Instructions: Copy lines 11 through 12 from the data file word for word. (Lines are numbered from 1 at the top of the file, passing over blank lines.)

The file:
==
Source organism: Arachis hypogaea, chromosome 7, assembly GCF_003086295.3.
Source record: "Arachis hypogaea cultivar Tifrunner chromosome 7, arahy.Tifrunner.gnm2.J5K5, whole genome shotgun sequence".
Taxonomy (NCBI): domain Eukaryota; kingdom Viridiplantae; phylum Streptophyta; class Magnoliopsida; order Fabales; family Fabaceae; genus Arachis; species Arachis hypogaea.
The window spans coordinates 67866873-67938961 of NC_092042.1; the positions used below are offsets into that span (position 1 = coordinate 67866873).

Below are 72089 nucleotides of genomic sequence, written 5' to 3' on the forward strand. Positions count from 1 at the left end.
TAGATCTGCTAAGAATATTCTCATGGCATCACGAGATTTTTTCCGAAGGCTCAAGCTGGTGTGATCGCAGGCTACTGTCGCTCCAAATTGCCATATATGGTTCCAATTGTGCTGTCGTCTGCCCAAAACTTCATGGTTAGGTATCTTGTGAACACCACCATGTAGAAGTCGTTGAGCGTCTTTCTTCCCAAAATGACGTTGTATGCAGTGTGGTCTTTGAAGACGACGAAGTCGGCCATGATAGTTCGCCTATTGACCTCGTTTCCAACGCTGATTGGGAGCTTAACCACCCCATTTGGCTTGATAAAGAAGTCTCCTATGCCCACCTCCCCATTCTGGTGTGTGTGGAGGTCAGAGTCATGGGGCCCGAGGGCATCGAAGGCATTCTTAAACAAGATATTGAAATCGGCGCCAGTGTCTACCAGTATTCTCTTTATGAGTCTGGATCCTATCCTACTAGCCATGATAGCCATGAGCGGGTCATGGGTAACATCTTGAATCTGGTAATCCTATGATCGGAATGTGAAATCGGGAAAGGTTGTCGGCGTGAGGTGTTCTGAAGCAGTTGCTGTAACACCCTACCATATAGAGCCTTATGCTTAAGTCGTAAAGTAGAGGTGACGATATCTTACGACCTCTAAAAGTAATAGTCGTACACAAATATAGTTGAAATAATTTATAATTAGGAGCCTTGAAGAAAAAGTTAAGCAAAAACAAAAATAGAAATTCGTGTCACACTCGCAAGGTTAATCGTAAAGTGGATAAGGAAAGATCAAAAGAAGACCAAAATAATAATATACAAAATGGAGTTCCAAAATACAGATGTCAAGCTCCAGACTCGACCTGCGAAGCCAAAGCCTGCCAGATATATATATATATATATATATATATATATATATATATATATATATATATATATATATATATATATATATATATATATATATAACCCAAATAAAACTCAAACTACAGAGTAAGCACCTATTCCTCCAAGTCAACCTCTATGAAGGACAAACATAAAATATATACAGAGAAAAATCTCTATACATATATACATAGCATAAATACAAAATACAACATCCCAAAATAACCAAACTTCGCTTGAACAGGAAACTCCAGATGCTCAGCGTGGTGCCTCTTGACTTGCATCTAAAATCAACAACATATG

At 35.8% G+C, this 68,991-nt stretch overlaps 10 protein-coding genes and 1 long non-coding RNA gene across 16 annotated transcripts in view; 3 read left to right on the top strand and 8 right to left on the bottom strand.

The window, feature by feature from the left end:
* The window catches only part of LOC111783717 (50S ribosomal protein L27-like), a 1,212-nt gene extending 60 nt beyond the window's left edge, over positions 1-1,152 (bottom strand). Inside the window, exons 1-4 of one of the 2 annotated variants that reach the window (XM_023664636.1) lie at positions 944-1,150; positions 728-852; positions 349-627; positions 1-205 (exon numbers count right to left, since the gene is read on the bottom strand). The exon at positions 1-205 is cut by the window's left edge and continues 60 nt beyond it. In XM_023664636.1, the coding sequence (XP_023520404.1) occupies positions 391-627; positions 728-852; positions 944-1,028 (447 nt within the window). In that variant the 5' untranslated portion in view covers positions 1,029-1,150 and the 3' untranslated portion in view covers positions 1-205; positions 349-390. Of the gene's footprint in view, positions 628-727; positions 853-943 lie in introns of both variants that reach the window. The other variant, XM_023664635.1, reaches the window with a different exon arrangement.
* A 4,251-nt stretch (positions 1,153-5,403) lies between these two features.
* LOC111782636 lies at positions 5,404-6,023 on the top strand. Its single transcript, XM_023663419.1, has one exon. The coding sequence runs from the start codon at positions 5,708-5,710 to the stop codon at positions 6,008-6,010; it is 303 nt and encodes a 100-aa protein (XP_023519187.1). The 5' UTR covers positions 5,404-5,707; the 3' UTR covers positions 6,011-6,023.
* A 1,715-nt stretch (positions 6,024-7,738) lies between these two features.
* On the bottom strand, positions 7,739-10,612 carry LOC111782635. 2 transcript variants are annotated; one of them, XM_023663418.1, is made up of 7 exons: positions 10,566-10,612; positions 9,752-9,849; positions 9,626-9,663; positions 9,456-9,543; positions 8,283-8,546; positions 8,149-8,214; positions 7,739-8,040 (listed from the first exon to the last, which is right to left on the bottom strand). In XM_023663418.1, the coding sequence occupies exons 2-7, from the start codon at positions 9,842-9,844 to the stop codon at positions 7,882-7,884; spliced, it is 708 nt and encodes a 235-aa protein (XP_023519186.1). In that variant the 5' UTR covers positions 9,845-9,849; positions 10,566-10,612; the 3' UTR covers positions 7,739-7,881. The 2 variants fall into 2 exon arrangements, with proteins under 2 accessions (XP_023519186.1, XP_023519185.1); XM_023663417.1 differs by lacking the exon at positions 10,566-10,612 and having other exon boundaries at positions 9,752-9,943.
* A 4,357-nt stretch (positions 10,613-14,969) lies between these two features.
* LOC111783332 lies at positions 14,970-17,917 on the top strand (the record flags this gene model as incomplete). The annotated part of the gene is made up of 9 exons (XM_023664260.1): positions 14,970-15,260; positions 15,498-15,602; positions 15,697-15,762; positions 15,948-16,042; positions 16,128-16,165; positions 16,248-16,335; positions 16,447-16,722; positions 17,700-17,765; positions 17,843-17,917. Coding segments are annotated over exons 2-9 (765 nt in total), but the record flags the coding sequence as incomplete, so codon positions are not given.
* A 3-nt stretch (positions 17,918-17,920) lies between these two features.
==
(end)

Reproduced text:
* LOC111782636 lies at positions 5,404-6,023 on the top strand. Its single transcript, XM_023663419.1, has one exon. The coding sequence runs from the start codon at positions 5,708-5,710 to the stop codon at positions 6,008-6,010; it is 303 nt and encodes a 100-aa protein (XP_023519187.1). The 5' UTR covers positions 5,404-5,707; the 3' UTR covers positions 6,011-6,023.
* A 1,715-nt stretch (positions 6,024-7,738) lies between these two features.